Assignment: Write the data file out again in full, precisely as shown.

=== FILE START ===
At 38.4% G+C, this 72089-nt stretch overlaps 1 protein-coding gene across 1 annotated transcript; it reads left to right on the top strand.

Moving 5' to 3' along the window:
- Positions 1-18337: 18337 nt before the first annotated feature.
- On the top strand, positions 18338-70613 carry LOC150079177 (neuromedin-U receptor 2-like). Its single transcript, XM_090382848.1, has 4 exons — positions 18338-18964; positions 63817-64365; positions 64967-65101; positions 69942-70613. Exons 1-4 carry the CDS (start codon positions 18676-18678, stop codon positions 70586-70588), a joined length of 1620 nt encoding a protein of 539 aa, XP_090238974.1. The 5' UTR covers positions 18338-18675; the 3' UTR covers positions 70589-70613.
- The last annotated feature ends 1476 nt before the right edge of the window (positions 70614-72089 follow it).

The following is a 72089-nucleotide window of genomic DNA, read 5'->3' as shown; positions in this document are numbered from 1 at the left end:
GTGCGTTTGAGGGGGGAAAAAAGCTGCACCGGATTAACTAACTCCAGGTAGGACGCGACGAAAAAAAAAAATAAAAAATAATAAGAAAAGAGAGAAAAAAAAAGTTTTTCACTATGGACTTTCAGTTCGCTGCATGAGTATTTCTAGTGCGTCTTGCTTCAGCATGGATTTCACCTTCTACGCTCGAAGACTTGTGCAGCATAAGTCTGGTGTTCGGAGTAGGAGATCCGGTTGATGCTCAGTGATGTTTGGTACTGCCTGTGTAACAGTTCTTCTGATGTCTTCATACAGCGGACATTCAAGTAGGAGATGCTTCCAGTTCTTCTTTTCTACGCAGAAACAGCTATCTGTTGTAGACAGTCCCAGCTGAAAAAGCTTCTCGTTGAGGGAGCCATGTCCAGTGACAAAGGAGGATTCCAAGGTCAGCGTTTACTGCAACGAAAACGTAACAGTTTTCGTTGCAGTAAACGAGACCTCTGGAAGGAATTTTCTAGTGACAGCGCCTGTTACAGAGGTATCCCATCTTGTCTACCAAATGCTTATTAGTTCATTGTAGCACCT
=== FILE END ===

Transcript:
At 38.4% G+C, this 72089-nt stretch overlaps 1 protein-coding gene across 1 annotated transcript; it reads left to right on the top strand.

Moving 5' to 3' along the window:
- Positions 1-18337: 18337 nt before the first annotated feature.
- On the top strand, positions 18338-70613 carry LOC150079177 (neuromedin-U receptor 2-like). Its single transcript, XM_090382848.1, has 4 exons — positions 18338-18964; positions 63817-64365; positions 64967-65101; positions 69942-70613. Exons 1-4 carry the CDS (start codon positions 18676-18678, stop codon positions 70586-70588), a joined length of 1620 nt encoding a protein of 539 aa, XP_090238974.1. The 5' UTR covers positions 18338-18675; the 3' UTR covers positions 70589-70613.
- The last annotated feature ends 1476 nt before the right edge of the window (positions 70614-72089 follow it).

The following is a 72089-nucleotide window of genomic DNA, read 5'->3' as shown; positions in this document are numbered from 1 at the left end:
GTGCGTTTGAGGGGGGAAAAAAGCTGCACCGGATTAACTAACTCCAGGTAGGACGCGACGAAAAAAAAAAATAAAAAATAATAAGAAAAGAGAGAAAAAAAAAGTTTTTCACTATGGACTTTCAGTTCGCTGCATGAGTATTTCTAGTGCGTCTTGCTTCAGCATGGATTTCACCTTCTACGCTCGAAGACTTGTGCAGCATAAGTCTGGTGTTCGGAGTAGGAGATCCGGTTGATGCTCAGTGATGTTTGGTACTGCCTGTGTAACAGTTCTTCTGATGTCTTCATACAGCGGACATTCAAGTAGGAGATGCTTCCAGTTCTTCTTTTCTACGCAGAAACAGCTATCTGTTGTAGACAGTCCCAGCTGAAAAAGCTTCTCGTTGAGGGAGCCATGTCCAGTGACAAAGGAGGATTCCAAGGTCAGCGTTTACTGCAACGAAAACGTAACAGTTTTCGTTGCAGTAAACGAGACCTCTGGAAGGAATTTTCTAGTGACAGCGCCTGTTACAGAGGTATCCCATCTTGTCTACCAAATGCTTATTAGTTCATTGTAGCACCT